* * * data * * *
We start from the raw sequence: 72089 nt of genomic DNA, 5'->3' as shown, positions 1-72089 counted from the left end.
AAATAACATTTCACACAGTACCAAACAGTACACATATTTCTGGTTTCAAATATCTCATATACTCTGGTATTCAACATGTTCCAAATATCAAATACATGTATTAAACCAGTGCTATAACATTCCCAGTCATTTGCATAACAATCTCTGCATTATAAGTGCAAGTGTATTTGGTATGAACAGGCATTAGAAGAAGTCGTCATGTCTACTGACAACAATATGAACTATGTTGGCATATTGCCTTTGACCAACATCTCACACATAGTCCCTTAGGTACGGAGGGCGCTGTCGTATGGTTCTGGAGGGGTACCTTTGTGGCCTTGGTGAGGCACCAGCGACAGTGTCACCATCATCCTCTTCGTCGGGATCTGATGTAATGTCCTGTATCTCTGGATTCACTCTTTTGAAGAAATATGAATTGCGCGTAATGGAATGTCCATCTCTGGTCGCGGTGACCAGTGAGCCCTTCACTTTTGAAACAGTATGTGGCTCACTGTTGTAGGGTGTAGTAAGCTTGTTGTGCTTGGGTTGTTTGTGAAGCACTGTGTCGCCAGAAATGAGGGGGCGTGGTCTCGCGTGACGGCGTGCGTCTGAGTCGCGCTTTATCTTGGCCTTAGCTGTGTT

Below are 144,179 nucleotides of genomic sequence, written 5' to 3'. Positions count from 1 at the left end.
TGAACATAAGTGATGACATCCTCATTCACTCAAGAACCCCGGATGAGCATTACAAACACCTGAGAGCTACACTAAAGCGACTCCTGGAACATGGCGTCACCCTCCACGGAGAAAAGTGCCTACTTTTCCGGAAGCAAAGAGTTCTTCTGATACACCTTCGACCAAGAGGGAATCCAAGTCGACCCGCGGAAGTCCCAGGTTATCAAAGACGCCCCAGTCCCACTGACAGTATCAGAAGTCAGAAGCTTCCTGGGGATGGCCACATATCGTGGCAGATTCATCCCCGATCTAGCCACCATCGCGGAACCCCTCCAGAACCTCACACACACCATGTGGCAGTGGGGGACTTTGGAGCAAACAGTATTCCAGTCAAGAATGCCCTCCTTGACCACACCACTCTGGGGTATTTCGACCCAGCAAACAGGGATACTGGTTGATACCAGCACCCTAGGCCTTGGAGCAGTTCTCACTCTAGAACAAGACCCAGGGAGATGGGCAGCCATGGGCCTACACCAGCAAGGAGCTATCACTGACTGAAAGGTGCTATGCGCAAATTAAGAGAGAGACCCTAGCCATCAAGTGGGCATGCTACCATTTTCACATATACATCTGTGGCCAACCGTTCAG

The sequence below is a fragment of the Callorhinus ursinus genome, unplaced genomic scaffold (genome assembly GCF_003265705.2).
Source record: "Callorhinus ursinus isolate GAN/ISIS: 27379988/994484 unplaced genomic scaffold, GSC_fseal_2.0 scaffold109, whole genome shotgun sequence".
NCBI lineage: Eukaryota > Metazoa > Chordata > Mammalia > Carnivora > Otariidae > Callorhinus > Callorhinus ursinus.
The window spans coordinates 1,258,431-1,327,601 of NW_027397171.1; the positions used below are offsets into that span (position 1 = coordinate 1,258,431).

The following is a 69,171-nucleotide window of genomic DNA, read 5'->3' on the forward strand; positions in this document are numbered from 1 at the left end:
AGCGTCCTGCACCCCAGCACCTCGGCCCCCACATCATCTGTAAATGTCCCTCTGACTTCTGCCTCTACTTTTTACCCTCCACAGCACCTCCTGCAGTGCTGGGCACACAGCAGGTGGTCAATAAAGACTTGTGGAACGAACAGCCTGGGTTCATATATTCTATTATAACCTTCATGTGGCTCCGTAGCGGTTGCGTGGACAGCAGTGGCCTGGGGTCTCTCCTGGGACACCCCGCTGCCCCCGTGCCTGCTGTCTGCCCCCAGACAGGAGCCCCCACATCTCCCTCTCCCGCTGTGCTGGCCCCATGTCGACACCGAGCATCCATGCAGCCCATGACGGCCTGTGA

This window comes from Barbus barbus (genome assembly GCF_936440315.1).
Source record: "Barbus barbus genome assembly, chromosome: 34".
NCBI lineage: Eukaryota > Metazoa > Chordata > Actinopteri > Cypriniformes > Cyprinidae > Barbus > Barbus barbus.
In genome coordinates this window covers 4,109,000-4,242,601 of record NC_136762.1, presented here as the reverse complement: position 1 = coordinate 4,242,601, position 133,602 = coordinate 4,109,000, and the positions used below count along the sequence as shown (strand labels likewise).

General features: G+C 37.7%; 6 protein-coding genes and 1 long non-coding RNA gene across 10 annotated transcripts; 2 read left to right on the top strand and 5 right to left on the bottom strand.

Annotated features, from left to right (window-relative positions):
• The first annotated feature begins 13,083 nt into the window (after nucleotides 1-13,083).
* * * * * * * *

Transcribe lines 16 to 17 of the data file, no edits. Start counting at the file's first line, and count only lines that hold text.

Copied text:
Annotated features, from left to right (window-relative positions):
• The first annotated feature begins 13,083 nt into the window (after nucleotides 1-13,083).